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State Boards Can Increase Access to a High-Quality, Well-Rounded Education


For Immediate Release: July 18, 2018

Contact: Michael Spaeth, michael.spaeth@nasbe.org, 703-684-4002

State Boards Can Increase Access to a High-Quality, Well-Rounded Education

Alexandria, VA—The Every Student Succeeds Act (ESSA) calls on states to take advantage of new opportunities to combat uneven access to quality instruction in the visual and performing arts; science, technology, engineering, and math (STEM); and world languages—key components of a well-rounded education. A new set of NASBE publications showcases states that are advancing equitable access to quality instruction and experiences in these subjects.

In a State Innovations piece, author Valerie Norville urges boards to use data collection and state accountability systems to identify and address gaps in access to arts education. In another State Innovations piece, author Joseph Hedger highlights how state boards are improving STEM learning through revised standards, special diplomas, and promotion of partnerships. In a Policy Update, Gary Colletti discusses policies state boards can consider to increase world language workforce capacity and better align language programs to communities and national need.

States are enhancing students’ participation in arts education through many avenues. Many states incorporated arts education in their ESSA plans. States such as California and New Jersey have launched school-level collection and reporting of data on students’ access to arts education. To address gaps in access, Kentucky and Illinois included arts participation and access measures in state accountability systems. New Jersey and Kentucky require coursework in visual and performing arts as part of high school graduation requirements. State boards can also support collaborations with local art organizations and urge districts and schools with the largest concentrations of low-income students to embed the arts in school improvement strategies.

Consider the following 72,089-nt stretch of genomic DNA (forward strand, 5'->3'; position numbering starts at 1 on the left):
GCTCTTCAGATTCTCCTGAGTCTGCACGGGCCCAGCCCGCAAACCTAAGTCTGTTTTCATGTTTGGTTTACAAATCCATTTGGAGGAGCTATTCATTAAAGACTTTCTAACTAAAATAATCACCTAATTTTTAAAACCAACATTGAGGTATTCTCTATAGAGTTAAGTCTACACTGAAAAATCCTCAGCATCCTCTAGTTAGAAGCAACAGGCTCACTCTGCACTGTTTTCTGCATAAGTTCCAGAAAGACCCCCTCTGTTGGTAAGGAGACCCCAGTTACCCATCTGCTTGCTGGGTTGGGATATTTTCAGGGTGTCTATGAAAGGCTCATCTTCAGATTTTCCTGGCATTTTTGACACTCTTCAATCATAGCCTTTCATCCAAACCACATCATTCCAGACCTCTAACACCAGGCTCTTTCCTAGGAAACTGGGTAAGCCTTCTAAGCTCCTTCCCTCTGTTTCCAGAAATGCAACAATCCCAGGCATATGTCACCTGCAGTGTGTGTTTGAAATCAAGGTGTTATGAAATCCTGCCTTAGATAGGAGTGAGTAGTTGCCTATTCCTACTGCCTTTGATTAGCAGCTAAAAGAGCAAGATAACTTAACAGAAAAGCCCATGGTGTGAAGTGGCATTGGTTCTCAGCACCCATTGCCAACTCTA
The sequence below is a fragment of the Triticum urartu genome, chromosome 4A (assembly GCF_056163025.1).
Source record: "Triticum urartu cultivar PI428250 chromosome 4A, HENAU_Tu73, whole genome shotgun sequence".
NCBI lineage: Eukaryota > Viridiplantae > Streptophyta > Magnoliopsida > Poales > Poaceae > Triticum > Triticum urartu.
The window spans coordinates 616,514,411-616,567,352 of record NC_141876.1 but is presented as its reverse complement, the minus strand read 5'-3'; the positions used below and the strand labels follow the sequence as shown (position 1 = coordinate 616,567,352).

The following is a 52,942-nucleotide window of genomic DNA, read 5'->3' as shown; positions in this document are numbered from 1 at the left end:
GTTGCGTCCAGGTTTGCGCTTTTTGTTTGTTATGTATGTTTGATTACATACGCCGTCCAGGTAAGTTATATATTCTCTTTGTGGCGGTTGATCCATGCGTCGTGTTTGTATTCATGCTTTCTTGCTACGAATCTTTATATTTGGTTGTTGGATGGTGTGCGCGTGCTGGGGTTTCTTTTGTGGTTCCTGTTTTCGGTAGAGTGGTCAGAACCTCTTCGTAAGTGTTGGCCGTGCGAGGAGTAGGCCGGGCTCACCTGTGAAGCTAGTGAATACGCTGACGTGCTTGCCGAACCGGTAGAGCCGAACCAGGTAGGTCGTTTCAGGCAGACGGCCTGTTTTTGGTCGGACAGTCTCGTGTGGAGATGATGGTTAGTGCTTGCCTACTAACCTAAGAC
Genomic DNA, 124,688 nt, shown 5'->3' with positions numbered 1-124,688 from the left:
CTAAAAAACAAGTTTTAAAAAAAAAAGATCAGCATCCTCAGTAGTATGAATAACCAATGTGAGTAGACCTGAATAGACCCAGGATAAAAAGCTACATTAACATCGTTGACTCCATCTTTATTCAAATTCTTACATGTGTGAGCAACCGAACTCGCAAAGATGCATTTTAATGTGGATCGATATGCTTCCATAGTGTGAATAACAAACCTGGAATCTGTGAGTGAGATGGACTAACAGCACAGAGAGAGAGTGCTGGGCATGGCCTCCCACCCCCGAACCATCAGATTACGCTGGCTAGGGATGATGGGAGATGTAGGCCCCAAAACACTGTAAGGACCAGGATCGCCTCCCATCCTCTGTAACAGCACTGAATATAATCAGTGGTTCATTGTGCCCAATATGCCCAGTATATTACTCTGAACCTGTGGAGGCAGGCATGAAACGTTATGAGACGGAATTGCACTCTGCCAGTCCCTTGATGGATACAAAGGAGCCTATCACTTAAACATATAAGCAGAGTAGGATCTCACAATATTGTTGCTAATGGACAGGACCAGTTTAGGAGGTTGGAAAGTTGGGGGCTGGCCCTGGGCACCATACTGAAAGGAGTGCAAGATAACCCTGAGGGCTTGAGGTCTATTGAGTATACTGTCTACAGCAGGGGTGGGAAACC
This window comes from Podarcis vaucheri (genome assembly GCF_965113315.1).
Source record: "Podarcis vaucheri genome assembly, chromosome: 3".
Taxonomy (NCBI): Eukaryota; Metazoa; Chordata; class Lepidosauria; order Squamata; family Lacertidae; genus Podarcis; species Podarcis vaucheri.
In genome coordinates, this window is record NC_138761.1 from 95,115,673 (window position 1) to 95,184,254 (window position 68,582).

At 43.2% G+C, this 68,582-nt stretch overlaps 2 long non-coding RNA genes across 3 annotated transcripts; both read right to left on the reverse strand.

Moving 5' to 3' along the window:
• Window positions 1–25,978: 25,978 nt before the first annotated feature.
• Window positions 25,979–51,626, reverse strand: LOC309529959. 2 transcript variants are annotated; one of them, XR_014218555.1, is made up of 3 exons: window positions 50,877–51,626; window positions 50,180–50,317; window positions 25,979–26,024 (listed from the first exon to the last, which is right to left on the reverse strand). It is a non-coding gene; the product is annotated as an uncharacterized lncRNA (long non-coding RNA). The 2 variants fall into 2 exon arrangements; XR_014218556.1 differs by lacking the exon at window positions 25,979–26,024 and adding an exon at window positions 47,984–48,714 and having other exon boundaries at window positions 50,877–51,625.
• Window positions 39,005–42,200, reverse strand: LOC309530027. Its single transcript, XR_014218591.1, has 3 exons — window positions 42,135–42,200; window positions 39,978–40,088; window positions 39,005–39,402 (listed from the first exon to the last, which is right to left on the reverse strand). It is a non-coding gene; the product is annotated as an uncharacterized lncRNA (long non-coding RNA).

State boards involved stakeholders as they sought to improve STEM learning through revised standards. DC adopted the Next Generation Science Standards (NGSS), and Massachusetts also adapted NGSS in its revised standards. Both engaged with stakeholders as part of the process. North Carolina and Iowa consulted with stakeholders as they worked on developing STEM strategic plans.

States are also advancing STEM education through special diplomas and partnerships. Seven states have created a STEM diploma or distinction. A magnet high school in North Carolina, developed in partnership between a school district and university and approved by the state board, offers future first-generation college students college-level courses, hands-on STEM education, and college credit.   

Only one in five U.S. students is studying a world language. Ongoing shortages for world language teachers in 44 states and DC imperil access to skilled instruction. To help improve capacity, Delaware recently changed regulations to better specify knowledge, skills, and education requirements of world language teachers. Tennessee revised world language standards to focus on what students can do with what they know about a language. Arizona and Louisiana explored the qualifications for language immersion endorsements.

Read and share the NASBE publications “Focusing on Gaps in Access to Arts Education,” “Improving STEM Learning through Collaboration,” and “Expanding and Aligning World Language Teaching.”

NASBE is the only national organization giving voice and adding value to the nation’s state boards of education. A nonprofit organization founded in 1958, NASBE works to strengthen state leadership in educational policymaking, promote excellence in the education of all students, advocate equality of access to educational opportunity, and ensure continued citizen support for public education. Learn more at www.nasbe.org.

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